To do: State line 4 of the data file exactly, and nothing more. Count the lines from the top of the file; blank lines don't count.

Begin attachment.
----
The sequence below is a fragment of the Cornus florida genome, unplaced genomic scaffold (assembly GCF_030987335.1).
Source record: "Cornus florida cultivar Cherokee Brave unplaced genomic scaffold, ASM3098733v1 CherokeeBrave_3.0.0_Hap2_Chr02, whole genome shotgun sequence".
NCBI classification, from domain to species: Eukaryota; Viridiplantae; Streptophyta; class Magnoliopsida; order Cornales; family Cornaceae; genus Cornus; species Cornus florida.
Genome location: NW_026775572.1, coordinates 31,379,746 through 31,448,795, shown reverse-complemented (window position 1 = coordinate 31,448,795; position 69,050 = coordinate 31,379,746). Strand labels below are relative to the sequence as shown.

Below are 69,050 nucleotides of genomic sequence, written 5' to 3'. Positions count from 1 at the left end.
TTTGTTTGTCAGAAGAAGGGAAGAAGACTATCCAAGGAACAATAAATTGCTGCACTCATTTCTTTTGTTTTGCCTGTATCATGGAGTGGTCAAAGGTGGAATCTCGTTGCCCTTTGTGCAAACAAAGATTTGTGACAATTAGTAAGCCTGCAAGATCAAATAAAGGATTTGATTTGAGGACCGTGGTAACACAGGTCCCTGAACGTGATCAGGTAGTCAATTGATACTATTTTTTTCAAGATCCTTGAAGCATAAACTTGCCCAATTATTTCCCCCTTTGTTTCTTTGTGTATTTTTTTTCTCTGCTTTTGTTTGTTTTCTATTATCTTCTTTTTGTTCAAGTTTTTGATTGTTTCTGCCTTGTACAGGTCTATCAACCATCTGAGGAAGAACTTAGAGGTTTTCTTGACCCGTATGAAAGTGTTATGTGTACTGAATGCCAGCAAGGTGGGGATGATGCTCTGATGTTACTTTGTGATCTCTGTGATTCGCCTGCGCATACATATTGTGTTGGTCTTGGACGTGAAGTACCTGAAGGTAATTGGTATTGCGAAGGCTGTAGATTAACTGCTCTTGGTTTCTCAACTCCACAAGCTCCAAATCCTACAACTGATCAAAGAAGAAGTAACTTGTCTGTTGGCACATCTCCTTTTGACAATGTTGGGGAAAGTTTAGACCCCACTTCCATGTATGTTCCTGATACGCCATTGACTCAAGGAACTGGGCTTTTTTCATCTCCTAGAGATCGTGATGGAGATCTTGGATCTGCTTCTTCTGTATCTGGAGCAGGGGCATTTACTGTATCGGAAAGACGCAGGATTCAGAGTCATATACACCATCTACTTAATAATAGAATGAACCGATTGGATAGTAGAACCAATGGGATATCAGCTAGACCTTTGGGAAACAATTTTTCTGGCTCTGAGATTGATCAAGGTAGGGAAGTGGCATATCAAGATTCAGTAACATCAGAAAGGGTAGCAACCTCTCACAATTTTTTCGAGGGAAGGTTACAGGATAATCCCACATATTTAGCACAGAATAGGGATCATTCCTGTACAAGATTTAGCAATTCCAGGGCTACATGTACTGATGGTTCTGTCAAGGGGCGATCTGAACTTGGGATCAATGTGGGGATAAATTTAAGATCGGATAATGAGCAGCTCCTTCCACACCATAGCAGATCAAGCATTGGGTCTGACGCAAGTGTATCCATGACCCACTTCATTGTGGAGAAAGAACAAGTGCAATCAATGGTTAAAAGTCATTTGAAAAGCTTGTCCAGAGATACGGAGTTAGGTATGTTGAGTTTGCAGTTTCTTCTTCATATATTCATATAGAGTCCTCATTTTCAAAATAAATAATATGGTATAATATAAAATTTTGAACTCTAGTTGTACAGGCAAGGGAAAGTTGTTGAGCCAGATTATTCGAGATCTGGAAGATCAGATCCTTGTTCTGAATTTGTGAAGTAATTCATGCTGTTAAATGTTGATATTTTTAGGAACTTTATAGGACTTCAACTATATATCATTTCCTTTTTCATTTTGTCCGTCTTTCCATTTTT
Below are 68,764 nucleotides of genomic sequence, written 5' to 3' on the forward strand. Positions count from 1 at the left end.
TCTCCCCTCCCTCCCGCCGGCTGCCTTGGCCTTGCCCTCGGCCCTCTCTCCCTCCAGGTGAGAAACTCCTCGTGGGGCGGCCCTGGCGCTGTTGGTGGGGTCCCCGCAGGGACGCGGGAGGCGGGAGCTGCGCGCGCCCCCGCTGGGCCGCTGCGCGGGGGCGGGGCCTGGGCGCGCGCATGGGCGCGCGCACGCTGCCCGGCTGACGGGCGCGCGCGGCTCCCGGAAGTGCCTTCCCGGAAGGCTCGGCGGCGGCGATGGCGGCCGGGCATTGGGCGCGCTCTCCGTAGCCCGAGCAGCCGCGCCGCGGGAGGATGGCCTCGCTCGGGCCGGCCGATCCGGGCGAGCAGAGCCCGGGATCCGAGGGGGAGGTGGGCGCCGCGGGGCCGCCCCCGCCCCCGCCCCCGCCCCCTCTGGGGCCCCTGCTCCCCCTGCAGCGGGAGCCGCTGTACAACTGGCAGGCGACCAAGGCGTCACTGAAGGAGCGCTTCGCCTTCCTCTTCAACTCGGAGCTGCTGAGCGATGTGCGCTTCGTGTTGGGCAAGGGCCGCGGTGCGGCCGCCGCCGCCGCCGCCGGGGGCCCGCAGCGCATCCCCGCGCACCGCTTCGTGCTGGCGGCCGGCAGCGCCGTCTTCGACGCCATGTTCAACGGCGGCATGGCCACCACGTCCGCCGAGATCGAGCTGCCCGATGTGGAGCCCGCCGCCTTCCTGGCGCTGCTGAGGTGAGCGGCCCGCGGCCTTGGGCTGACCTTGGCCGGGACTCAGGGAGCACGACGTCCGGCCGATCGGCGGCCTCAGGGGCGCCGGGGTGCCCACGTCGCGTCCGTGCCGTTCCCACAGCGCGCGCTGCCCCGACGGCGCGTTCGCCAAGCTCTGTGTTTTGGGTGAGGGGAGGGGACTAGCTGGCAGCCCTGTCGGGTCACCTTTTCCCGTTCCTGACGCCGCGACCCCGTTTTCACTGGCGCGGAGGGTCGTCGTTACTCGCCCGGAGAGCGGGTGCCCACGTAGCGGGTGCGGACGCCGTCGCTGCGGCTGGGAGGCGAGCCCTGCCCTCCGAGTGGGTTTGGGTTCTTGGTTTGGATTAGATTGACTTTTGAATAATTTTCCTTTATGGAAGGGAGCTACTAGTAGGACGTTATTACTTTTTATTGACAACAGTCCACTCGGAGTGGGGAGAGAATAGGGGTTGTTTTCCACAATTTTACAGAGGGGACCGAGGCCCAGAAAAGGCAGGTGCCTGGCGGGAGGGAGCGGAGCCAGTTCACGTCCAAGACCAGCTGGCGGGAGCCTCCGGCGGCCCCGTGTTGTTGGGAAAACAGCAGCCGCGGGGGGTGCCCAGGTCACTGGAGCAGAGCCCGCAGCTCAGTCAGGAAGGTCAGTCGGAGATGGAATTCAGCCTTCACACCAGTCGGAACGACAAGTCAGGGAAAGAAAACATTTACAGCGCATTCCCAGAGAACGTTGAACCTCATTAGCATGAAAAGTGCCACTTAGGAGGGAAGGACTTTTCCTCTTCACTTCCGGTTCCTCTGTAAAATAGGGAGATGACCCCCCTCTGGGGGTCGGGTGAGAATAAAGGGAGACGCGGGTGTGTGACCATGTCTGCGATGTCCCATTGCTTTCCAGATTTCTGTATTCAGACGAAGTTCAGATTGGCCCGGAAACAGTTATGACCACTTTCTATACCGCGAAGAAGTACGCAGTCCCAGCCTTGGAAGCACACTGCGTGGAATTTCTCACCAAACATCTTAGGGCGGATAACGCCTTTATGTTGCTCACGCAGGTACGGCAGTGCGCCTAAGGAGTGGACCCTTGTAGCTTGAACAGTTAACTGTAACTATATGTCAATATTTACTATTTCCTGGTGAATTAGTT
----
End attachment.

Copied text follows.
Genome location: NW_026775572.1, coordinates 31,379,746 through 31,448,795, shown reverse-complemented (window position 1 = coordinate 31,448,795; position 69,050 = coordinate 31,379,746). Strand labels below are relative to the sequence as shown.